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St. Clement Danes, London

Categories: Sacred & Religious Sites, Historic Sites, Tourist Spots
Inspirock Rating:
4.6/5 based on 60+ reviews on the web
Today St. Clement Danes serves as the central church of the Royal Air Force, yet its rich and varied history stretches back several hundred years before it assumed this role. The grand Anglican Church was completed in 1682 by England's most famous architect, Sir Christopher Wren, but was severely damaged during the Blitz. Its restoration in 1958 saw its dedication to the air force. Monuments, memorials, and celebrations of the air force can be found everywhere, from the floor inscribed with the badges of over 800 RAF formations, to the gallery of Queen's Colours and Standards. Make sure to visit the statues of Arthur Harris and Hugh Dowding outside, two of the RAF's wartime leaders. Put St. Clement Danes into our London vacation planner and find out what's close by, where to stay, and where to head next.
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  • St. Clement Danes is a beautiful Christopher Wren church located on the Strand, just south of the Royal Courts of Justice. The interior of the church is highlighted by dark wood panels and clear windo...  read more »
  • This is a Christopher Wren building completed in 1682, unfortunately badly damaged by the Blitz in the WWII but rebuilt inside in the 1950s. It is dedicated to the Royal Air Force who helped rebuild i...  read more »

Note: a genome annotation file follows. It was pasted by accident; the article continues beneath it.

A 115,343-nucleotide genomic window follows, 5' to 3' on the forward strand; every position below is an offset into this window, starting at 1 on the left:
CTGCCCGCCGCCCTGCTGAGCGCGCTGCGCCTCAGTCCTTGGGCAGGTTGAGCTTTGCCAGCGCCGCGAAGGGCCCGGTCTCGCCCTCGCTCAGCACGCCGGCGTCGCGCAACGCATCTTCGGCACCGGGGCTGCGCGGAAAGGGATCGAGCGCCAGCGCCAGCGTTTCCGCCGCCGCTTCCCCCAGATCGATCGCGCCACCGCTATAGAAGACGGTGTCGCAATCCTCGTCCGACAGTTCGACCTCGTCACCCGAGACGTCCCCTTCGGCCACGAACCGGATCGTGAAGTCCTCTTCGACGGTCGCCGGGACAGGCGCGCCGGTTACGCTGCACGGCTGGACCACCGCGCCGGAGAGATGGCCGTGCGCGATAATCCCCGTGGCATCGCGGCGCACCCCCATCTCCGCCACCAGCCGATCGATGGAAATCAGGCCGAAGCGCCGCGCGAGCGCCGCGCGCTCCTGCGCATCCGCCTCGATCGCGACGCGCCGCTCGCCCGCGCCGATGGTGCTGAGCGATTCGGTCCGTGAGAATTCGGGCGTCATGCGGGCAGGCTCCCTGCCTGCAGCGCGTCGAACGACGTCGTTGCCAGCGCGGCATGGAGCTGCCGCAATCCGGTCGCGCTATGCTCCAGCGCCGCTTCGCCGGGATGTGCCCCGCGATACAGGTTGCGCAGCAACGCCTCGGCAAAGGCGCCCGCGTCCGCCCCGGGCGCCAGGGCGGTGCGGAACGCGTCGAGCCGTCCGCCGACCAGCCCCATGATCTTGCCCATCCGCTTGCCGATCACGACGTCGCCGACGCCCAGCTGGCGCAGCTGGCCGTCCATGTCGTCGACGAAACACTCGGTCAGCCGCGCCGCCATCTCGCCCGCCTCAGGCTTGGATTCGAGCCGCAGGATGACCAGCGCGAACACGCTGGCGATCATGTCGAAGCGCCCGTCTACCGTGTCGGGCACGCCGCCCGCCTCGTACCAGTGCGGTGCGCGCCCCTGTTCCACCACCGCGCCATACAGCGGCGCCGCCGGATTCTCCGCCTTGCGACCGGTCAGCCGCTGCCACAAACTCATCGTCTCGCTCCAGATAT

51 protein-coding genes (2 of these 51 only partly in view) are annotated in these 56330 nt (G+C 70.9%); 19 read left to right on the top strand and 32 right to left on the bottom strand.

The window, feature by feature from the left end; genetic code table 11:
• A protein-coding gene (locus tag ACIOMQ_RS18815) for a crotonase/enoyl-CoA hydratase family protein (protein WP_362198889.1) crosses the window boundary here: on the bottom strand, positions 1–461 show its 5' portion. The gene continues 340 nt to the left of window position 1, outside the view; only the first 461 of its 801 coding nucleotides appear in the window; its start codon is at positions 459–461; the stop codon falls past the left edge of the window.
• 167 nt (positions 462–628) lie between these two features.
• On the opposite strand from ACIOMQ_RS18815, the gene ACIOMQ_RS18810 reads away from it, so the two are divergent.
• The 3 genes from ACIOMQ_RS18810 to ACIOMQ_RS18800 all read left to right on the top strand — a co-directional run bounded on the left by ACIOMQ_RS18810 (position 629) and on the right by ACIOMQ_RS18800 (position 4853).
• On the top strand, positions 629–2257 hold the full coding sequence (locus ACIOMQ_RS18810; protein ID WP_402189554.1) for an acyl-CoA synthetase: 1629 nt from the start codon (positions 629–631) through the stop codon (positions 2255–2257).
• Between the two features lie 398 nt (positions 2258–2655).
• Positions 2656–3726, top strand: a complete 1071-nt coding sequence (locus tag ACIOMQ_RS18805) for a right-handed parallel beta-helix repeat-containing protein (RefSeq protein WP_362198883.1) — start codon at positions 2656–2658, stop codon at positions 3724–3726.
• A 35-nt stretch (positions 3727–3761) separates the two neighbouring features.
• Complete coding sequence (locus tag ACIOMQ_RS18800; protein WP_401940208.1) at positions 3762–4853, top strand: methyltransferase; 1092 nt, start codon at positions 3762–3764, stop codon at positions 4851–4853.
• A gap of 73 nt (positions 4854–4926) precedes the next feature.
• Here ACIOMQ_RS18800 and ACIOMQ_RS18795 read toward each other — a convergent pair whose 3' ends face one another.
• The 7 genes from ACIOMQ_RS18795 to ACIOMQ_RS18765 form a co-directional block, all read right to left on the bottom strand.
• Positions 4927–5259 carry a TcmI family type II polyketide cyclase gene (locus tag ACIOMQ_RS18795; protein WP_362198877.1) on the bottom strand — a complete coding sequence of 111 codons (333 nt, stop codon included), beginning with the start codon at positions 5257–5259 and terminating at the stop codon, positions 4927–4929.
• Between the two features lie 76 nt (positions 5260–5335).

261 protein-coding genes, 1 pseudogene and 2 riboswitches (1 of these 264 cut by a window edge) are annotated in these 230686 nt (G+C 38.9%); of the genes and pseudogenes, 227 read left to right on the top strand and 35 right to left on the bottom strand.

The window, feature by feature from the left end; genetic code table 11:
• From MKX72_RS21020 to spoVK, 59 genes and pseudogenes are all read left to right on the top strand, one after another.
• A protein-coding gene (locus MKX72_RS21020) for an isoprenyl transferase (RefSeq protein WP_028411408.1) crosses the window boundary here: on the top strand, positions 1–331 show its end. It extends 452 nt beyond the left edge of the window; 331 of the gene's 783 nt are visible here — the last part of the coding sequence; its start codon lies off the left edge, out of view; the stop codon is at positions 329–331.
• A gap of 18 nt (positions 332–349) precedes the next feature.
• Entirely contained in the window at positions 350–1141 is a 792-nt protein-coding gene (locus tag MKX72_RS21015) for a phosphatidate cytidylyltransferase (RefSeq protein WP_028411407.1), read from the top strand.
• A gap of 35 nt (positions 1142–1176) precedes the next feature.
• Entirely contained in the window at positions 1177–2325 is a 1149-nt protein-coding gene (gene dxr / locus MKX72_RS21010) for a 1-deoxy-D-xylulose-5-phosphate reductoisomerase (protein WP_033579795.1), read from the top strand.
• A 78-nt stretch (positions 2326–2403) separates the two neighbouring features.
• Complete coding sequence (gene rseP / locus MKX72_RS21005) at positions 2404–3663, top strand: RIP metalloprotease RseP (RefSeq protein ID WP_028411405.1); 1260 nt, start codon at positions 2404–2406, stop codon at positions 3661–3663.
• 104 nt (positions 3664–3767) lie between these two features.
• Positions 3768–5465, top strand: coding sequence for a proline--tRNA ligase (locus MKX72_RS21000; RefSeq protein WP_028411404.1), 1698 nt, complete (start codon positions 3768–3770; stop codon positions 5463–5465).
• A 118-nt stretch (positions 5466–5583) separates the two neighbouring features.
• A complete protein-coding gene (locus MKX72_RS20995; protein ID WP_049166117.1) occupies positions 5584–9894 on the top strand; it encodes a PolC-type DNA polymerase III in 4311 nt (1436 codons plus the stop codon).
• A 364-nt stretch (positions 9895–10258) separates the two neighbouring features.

• Interesting find on the Strand. This Church was built in the 9th century and was rebuilt in the 1700's. It was bombed in WW2 and then restored by the RAF in 1958. It houses the names of all the airmen...  read more »
  • a beautiful little church with a rich royal airforce history from many different countries. there's a lot to look at and it's free to visit.
  • Beautiful and very welcoming church with an extremely interesting history; they have many music & choral events, often featuring one of the RAF bands and the church's own choir - first class and well worth attending, thoroughly recommended. Almost completely destroyed during WWII, with just its shell and tower left standing, it was rebuilt over a decade later, though evidence of the bomb damage is still clearly visible on one of the outside corners, serving as a very physical reminder of the losses of so many recognised by the Remembrance Books inside the church, recording the names of airmen and ladies that lost their lives during conflict.
  • Quite, open place throughout the day. At the door you can pick up a brochure with the many events they have
  • Beautifully rebuild after it was destroyed in WOII
  • Beautiful my father is comemerated at this church .On rememberance sunday the bells play Abide with me.
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